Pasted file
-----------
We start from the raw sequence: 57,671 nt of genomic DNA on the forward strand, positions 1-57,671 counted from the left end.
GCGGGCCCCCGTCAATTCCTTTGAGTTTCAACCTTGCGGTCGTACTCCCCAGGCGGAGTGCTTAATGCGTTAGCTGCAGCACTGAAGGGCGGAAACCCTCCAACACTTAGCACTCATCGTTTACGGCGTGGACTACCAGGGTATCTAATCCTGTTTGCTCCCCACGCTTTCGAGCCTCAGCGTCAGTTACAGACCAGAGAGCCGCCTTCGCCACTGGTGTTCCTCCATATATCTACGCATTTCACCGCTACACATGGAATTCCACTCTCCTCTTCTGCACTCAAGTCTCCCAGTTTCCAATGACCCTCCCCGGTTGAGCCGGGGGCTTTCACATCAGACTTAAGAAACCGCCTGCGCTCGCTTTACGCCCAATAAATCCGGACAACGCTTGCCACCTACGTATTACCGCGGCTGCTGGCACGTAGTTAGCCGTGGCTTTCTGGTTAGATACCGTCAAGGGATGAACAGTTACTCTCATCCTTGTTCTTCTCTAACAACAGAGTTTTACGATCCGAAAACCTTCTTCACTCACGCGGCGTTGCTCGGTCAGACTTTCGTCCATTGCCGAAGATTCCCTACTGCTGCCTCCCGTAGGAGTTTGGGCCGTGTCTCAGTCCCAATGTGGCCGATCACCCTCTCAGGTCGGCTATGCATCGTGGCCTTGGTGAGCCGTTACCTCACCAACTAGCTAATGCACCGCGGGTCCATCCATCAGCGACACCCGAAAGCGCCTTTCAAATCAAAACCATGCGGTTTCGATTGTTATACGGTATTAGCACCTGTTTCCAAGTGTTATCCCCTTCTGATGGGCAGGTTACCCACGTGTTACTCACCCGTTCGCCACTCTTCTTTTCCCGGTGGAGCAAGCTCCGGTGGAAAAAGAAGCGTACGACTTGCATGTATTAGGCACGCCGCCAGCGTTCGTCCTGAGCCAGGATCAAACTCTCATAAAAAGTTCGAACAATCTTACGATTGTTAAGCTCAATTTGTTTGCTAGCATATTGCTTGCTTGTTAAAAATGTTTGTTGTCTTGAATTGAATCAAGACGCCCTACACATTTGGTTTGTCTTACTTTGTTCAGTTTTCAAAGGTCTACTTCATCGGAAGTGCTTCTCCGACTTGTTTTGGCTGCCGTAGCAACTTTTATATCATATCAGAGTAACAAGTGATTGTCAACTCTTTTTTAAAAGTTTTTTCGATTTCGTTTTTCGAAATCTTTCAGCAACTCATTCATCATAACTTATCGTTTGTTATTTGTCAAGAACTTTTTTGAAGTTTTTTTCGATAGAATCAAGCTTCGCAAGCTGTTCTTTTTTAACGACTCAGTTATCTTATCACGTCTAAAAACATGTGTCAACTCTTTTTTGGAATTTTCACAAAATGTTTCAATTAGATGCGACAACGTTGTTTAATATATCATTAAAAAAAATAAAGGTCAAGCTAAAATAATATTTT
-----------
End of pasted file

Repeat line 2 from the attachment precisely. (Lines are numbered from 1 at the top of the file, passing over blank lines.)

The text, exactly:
GCGGGCCCCCGTCAATTCCTTTGAGTTTCAACCTTGCGGTCGTACTCCCCAGGCGGAGTGCTTAATGCGTTAGCTGCAGCACTGAAGGGCGGAAACCCTCCAACACTTAGCACTCATCGTTTACGGCGTGGACTACCAGGGTATCTAATCCTGTTTGCTCCCCACGCTTTCGAGCCTCAGCGTCAGTTACAGACCAGAGAGCCGCCTTCGCCACTGGTGTTCCTCCATATATCTACGCATTTCACCGCTACACATGGAATTCCACTCTCCTCTTCTGCACTCAAGTCTCCCAGTTTCCAATGACCCTCCCCGGTTGAGCCGGGGGCTTTCACATCAGACTTAAGAAACCGCCTGCGCTCGCTTTACGCCCAATAAATCCGGACAACGCTTGCCACCTACGTATTACCGCGGCTGCTGGCACGTAGTTAGCCGTGGCTTTCTGGTTAGATACCGTCAAGGGATGAACAGTTACTCTCATCCTTGTTCTTCTCTAACAACAGAGTTTTACGATCCGAAAACCTTCTTCACTCACGCGGCGTTGCTCGGTCAGACTTTCGTCCATTGCCGAAGATTCCCTACTGCTGCCTCCCGTAGGAGTTTGGGCCGTGTCTCAGTCCCAATGTGGCCGATCACCCTCTCAGGTCGGCTATGCATCGTGGCCTTGGTGAGCCGTTACCTCACCAACTAGCTAATGCACCGCGGGTCCATCCATCAGCGACACCCGAAAGCGCCTTTCAAATCAAAACCATGCGGTTTCGATTGTTATACGGTATTAGCACCTGTTTCCAAGTGTTATCCCCTTCTGATGGGCAGGTTACCCACGTGTTACTCACCCGTTCGCCACTCTTCTTTTCCCGGTGGAGCAAGCTCCGGTGGAAAAAGAAGCGTACGACTTGCATGTATTAGGCACGCCGCCAGCGTTCGTCCTGAGCCAGGATCAAACTCTCATAAAAAGTTCGAACAATCTTACGATTGTTAAGCTCAATTTGTTTGCTAGCATATTGCTTGCTTGTTAAAAATGTTTGTTGTCTTGAATTGAATCAAGACGCCCTACACATTTGGTTTGTCTTACTTTGTTCAGTTTTCAAAGGTCTACTTCATCGGAAGTGCTTCTCCGACTTGTTTTGGCTGCCGTAGCAACTTTTATATCATATCAGAGTAACAAGTGATTGTCAACTCTTTTTTAAAAGTTTTTTCGATTTCGTTTTTCGAAATCTTTCAGCAACTCATTCATCATAACTTATCGTTTGTTATTTGTCAAGAACTTTTTTGAAGTTTTTTTCGATAGAATCAAGCTTCGCAAGCTGTTCTTTTTTAACGACTCAGTTATCTTATCACGTCTAAAAACATGTGTCAACTCTTTTTTGGAATTTTCACAAAATGTTTCAATTAGATGCGACAACGTTGTTTAATATATCATTAAAAAAAATAAAGGTCAAGCTAAAATAATATTTT